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August 2, 2001

Diagnosis and Symptoms

Question from Grand Rapids, Michigan, USA:

I am a 12 year old female with a long family history (on both sides) of type 1 and 2 diabetes who has hypoglycemia which my doctor warned me could switch over to diabetes. In my view point, I have all the symptoms of diabetes (I get dizzy all the time, I have been eating about twice the amount what I used to, I have grown taller, but I have lost 11 pounds, I wet the bed last night, I sleep for 13 hours from morning till night then I take a nap, but I keep waking up to get drinks of water, and I drank by myself one half gallon of milk in about two hours).

My mom is a nurse and told me I am being overdramatic, there is nothing to worry about, and told me there is no way that I would have diabetes. She checked fasting sugar which was 128 mg/dl [7.1 mmol/L].

How can I convince my mom to take me to the doctor? When people with hypoglycemia get diabetes which type do they primarily get?


From: DTeam Staff

I think that you are very mature to be thinking about these things. It doesn’t seem overdramatic to me as you have listed many of the “textbook”, classic symptoms of diabetes: increased urination, increased thirst, increased appetite, and (despite the appetite) weight loss.

I don’t know how your mom checked your blood glucose (sugar), but it was probably with a meter. These are very helpful, but I would not base a diagnosis of whether someone has diabetes on a one-time fingerstick blood glucose. Regardless, the current criteria of diabetes would include a fasting glucose greater than 125 mg/dl [6.9mmol/L], especially in someone with symptoms.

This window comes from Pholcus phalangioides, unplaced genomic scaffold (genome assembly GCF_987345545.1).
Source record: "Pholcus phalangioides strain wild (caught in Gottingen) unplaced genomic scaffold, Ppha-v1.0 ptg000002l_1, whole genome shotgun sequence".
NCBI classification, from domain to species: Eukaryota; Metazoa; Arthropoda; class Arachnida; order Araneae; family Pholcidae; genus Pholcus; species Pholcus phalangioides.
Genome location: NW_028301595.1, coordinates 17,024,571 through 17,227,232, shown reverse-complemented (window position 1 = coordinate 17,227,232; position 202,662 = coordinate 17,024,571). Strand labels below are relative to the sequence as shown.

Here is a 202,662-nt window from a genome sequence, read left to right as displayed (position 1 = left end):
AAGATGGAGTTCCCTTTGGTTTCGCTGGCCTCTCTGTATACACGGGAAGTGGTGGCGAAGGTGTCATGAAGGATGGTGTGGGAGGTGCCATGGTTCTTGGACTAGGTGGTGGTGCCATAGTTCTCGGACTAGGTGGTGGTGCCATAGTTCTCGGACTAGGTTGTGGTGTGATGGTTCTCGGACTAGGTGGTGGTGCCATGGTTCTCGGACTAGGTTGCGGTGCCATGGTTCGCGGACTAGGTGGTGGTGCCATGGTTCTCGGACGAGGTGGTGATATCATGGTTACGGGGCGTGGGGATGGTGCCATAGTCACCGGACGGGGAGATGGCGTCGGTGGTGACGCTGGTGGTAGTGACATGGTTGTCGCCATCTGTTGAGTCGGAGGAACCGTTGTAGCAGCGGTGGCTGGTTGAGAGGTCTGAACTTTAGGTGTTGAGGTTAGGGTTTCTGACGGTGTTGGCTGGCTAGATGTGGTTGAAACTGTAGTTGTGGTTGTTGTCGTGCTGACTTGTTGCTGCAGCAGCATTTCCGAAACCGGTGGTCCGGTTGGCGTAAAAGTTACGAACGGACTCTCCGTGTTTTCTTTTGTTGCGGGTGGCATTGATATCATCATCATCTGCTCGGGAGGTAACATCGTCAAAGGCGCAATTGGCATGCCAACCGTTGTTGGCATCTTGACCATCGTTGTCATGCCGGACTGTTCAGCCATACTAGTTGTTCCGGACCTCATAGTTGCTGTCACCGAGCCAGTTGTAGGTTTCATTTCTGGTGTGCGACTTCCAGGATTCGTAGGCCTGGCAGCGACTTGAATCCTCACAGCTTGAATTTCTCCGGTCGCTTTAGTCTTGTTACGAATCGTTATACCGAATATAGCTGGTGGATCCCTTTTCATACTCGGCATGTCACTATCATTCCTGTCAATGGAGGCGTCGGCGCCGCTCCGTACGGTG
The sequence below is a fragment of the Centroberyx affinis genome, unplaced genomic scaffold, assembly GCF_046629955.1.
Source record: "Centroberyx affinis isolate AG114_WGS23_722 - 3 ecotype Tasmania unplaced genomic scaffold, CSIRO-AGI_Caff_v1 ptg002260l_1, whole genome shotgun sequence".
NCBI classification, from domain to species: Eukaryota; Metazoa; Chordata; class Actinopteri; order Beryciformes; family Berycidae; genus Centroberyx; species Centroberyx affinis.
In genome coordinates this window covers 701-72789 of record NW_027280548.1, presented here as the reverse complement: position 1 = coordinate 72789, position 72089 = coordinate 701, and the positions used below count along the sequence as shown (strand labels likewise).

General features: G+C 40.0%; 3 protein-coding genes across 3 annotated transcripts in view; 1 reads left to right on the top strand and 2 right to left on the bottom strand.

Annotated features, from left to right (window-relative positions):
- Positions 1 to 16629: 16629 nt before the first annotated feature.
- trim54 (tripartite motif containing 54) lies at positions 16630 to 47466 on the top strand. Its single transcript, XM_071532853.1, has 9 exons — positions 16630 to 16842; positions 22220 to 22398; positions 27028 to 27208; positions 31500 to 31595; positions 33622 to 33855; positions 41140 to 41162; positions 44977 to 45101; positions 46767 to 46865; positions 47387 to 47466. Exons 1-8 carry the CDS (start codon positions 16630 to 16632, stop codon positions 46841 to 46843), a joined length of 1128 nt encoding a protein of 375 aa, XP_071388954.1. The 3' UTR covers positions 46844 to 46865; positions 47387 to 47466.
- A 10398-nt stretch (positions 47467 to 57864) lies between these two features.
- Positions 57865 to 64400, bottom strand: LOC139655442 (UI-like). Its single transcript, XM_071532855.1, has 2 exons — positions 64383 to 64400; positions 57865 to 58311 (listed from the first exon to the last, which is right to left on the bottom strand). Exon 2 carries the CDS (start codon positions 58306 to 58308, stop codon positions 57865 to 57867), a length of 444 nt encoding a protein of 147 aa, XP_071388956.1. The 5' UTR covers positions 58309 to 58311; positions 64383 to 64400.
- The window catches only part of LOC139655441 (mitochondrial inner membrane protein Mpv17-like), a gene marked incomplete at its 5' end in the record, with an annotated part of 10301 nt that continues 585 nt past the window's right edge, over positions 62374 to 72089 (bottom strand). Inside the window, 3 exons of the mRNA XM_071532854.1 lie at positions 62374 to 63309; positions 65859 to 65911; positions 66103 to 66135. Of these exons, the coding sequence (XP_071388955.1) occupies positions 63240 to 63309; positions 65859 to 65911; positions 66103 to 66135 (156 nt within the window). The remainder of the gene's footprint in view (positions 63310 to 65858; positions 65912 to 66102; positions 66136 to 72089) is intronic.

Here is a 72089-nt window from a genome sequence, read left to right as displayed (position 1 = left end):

I think you should talk with your mother in a mature way, outline your considerations, and maybe even show her this letter, and make an appointment right away with your doctor. Maybe your mom is afraid that you may be right and wants to try to put off getting things checked, but your doctor’s office can only reassure you when they get the facts. They may draw a fasting blood test from a vein to measure the glucose and may even repeat the blood test after you’ve had a hearty breakfast.

As to your question about people with hypoglycemia developing diabetes, we do see that from time to time, but I don’t think it is super common.


[Editor’s comment: It might help to print out your question with Dr. Schwartz’s answer and show it to your mom. Don’t wait because if you do have diabetes, you could get very sick.